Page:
Renga Games – Cage’d & UnCage’d
Tickets available at the door only
Part 1: John Cage: Two², performed by Patti Deuter & Joe Lasqo, with dance by Nan Busse
As is well known, John Cage was heavily influenced by Zen Buddhism and Japanese culture in general, and his piece Two² is a remarkable musical re-imagining of the fascinating traditional Japanese linked-verse form, renga (連歌).
With beginnings in the time of the Man’yōshū (万葉集), c. 760 A.D., renga evolved into a very sophisticated game played by connoisseurs who used its 5-line stanzas consisting of a 5-7-5 syllable haiku (俳句) + a 7-7 syllable response in an interplay of group-improvised linked-verse, exchanged among the members of a (usually saké-soaked) poetry party (not unlike the similar game of cadavre exquis played in graphical form by the Paris surrealists).
Japanese poetry fiends took renga to remarkable heights of sophistication, defining an elaborate aesthetic of seasonal symbolism, pivot-stanzas referring to moon and cherry blossoms, and special gold-and-silver dusted papers of different shapes, sizes and colors, corresponding to distinct parts of the symbolic program, to brush their poems onto whilst sipping from cups of saké brought to them sushi-boat-style by special garden streams constructed for this purpose.
Cage’s luminous and serene Two² for 2 pianists uses the 36-stanza kasen (歌仙) form of renga, re-imagining each of the 5-line stanzas as 5-measure musical units, each filled with 5 or 7 piano sound-events which replace the syllables of the original poetic form.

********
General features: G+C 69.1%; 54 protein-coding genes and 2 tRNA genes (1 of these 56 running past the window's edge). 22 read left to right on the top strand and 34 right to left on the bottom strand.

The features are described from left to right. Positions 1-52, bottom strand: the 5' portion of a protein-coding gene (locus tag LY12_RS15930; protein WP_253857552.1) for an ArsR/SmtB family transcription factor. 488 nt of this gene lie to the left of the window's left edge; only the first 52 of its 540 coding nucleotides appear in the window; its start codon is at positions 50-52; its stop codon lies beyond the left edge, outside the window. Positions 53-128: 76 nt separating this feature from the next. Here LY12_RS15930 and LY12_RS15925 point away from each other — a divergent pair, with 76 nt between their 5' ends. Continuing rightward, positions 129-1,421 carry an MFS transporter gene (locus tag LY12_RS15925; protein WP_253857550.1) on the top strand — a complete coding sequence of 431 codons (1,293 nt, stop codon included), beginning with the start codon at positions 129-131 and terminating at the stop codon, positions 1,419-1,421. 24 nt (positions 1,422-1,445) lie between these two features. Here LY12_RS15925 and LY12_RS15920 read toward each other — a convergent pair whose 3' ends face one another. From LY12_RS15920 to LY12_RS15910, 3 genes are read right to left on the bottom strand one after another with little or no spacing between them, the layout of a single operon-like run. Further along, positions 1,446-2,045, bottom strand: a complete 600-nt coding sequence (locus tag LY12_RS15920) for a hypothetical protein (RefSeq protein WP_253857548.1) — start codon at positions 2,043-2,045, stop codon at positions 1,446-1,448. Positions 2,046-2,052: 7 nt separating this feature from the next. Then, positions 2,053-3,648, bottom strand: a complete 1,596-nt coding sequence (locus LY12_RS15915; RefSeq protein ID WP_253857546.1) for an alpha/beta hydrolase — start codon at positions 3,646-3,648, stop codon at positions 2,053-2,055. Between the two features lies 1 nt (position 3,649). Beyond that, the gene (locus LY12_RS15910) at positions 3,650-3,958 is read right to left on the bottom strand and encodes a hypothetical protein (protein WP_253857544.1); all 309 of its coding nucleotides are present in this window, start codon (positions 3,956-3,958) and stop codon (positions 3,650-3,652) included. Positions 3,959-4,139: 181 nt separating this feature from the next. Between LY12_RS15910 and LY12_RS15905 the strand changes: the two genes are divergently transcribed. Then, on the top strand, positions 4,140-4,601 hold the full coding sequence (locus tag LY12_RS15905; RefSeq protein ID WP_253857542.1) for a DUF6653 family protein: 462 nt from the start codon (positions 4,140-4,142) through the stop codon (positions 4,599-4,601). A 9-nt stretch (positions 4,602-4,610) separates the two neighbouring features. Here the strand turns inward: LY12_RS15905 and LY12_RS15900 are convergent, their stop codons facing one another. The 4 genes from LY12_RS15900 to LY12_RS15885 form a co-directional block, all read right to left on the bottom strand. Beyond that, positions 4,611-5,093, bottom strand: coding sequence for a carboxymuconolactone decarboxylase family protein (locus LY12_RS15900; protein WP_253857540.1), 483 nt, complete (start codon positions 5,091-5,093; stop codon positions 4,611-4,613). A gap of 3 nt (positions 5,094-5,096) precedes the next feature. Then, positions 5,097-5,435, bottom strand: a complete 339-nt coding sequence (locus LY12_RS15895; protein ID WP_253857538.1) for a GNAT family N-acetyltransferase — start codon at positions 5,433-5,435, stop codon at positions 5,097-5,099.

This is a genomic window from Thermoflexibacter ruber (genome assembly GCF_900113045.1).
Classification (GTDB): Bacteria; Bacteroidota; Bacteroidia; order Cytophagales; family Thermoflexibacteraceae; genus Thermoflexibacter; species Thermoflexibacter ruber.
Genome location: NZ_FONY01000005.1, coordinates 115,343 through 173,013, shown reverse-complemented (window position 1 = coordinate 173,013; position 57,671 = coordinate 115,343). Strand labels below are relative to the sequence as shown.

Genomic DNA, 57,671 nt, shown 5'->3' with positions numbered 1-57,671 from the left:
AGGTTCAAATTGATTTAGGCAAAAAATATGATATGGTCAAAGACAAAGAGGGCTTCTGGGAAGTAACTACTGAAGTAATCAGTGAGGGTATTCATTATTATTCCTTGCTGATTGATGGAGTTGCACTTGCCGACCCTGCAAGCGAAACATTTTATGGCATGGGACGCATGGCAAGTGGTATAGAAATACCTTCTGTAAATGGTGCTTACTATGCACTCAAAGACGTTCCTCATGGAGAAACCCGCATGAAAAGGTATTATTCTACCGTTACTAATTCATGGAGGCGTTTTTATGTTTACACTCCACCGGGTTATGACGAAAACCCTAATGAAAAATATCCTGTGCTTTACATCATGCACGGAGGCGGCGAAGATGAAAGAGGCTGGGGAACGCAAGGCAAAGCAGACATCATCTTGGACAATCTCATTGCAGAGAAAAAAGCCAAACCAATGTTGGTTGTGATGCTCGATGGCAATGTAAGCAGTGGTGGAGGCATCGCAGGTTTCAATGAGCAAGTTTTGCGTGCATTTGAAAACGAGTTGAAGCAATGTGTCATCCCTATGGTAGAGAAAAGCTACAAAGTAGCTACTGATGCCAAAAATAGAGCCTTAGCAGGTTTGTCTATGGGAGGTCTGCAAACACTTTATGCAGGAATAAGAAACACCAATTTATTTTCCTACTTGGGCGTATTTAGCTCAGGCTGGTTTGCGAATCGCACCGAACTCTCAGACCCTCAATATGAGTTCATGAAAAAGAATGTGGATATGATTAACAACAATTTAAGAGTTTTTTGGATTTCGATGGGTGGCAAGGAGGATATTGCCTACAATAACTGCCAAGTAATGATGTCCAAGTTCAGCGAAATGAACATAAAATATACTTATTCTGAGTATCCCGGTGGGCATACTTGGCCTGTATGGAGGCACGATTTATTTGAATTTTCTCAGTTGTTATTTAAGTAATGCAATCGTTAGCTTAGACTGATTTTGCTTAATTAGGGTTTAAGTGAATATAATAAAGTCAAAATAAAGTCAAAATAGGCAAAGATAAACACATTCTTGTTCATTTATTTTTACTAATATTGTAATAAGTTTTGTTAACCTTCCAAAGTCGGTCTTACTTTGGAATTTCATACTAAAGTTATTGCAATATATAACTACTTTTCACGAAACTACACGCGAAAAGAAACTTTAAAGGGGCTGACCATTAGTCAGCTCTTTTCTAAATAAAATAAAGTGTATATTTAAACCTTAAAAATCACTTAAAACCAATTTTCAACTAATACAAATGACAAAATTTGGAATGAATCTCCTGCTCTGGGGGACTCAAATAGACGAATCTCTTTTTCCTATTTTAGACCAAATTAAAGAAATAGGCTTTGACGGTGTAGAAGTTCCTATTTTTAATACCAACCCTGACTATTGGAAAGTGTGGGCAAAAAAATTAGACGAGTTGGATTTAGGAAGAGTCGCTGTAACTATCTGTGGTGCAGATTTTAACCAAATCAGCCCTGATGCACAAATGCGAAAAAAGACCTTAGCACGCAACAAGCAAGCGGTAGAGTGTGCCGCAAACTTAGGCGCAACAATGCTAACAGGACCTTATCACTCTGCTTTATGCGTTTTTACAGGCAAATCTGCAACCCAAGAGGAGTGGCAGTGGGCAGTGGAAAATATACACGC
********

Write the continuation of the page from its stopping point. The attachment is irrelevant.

Like many of the other Cage “number pieces”, the timing of the musical events in Two² is not strictly determined, but unlike the “time bracket” approach to indeterminacy found in many of the number pieces, here instead Cage sets up a marvelous game of simple rules to let the two pianists create an interlinked joint control of fluid time, a game in which they can support or subvert each other, creating meditative kaleidoscopic ripples of piano sound which will be uniquely different in each performance.
The 36-stanza the kasen form includes three “moon stanzas” and two “flower stanzas”, which will be interpreted by dancer Nan Busse.
Part 2: New piece, Renga-kai, performed by Renga-9 Ensemble, with dance by Nan Busse
Patti & Joe have invited 7 other musicians to join them in the creation of a new renga-based piece, Renga-kai, for 9 musicians, with emphasis on electronic and percussion instruments. The full ensemble:
Nancy Beckman (shakuhachi, small percussion)
Tom Bickley (winds, electronics/laptop, small percussion)
Nan Busse (dance)
Rachel Condry (clarinets)
Patti Deuter (piano)
Joe Lasqo (laptop, piano & mṛdangam)
Ben Kreith (violin)
Lisa Sangita Moskow (sarod)
Suki O’Kane (percussion)
Dean Santomieri (guitars)
The piece will comprise 36 short duets which will pair each musician with every other and employ the same shifting-time methodology as Cage’s Two².